Miscellaneous musings from the perspective of a lefty (both senses) atheist with a warped sense of humor.

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Location: Madison, WI, United States

I am a geek, but I do have some redeeming social skills. I love other people's dogs, cats, and kids. Snow sucks, but I'm willing to put up with it just to live in Madison.

Saturday, December 11, 2010

Faith in Democracy?

To The Capital Times Voice of the People:

I wish to expand upon a comment made by John Kaufman in his essay "Thomas Jefferson is unconstitutional". He wrote: "Our Constitution is a progressive document, a brilliant example of placing faith in democratic ideals ...".

And, as a historical statement, that's quite accurate. Prior to the American Revolution, governments had always been top-down affairs, with the common people being ruled ("for their own good", it was always claimed) from on high, by kings, warlords, plutocrats, and self-proclaimed "agents of god". Even the vaunted democracies of ancient Athens involved a tiny fraction of the population — the "best free men" of the city, presumably the intellectual elite — making decisions for everyone else.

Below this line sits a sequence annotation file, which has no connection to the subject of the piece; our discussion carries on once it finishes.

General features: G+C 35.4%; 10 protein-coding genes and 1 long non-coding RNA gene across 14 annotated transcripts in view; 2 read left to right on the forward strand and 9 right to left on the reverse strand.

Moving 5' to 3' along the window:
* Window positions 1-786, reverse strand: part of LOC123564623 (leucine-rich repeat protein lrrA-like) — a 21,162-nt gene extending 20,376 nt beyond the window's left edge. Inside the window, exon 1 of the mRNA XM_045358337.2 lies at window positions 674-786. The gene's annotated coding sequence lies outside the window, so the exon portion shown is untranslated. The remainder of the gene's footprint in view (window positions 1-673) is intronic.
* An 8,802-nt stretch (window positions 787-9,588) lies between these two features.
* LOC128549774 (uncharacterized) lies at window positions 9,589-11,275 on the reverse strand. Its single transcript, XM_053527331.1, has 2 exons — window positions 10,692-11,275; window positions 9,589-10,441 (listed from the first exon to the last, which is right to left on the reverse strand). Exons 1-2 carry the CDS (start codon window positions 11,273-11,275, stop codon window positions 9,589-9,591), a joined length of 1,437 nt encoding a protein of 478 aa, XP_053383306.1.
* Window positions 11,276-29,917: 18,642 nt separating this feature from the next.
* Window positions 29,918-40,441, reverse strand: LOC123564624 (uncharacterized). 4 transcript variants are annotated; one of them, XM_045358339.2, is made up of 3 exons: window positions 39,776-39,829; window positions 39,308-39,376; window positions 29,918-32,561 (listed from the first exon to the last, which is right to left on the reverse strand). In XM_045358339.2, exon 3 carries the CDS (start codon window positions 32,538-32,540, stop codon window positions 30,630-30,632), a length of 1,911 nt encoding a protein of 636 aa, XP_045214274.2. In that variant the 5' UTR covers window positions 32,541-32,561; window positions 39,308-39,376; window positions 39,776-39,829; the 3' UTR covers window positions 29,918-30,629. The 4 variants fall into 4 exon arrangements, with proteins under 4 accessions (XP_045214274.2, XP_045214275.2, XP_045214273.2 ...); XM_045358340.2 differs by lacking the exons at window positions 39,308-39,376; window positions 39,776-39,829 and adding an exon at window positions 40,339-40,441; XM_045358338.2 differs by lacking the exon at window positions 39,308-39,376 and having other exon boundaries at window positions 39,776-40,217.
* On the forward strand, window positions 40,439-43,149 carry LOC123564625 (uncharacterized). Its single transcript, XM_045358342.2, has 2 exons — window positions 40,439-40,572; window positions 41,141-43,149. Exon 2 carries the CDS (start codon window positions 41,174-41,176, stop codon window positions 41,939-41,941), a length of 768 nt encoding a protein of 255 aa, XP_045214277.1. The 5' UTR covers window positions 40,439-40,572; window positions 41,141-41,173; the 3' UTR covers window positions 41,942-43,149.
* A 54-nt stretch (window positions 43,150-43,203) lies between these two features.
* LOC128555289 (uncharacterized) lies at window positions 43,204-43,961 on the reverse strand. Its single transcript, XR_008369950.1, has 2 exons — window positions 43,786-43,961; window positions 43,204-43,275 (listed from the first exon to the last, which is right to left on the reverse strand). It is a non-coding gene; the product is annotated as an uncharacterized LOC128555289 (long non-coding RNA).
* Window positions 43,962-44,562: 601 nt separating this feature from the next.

When Washington, Jefferson, Madison, Hamilton, Adams, et alii followed the direction so brilliantly laid out by Thomas Paine in Common Sense, they were indeed embarking on a leap of faith. They believed without evidence (which is what faith entails) that the common people could rule themselves. The Founders needed faith, because what they were proposing had never been tested before. It might work in theory, but nobody had tried it in practice.

Today, in 2010, we no longer need to say we have "faith in democracy". We have a 234-year track record to go on. Indeed, the American Experiment has been copied, emulated, and tweaked all around the globe. Today we can say, with assurance based on history, not that we have faith in democracy, but that we have confidence.

Not that that democracy is without its problems, as Paine himself foresaw. But the fundamental rule of analysis is to always ask "Compared to what?". I like Winston Churchill's answer: "Democracy is the worst possible form of government — except for all the others that have ever been tried."

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I hold the highest title within my country’s capacity to bestow upon anybody. I am a citizen.

Tuesday, December 07, 2010

Obama and Tax Cuts

What the hell is with this guy?
He has reason on his side.
He has justice on his side.
He has public opinion on his side.
He has the economists on his side.
He has the power of the presidency on his side.
He has time on his side.
And yet he VOLUNTARILY rolls over and pisses it all away for ... what?

Pearl Harbor Day, indeed, complete with stab in the back.

I still hold out hope that Russ Feingold, the last poor man in the US Senate, will go out swinging and finally put the filibuster to some GOOD use.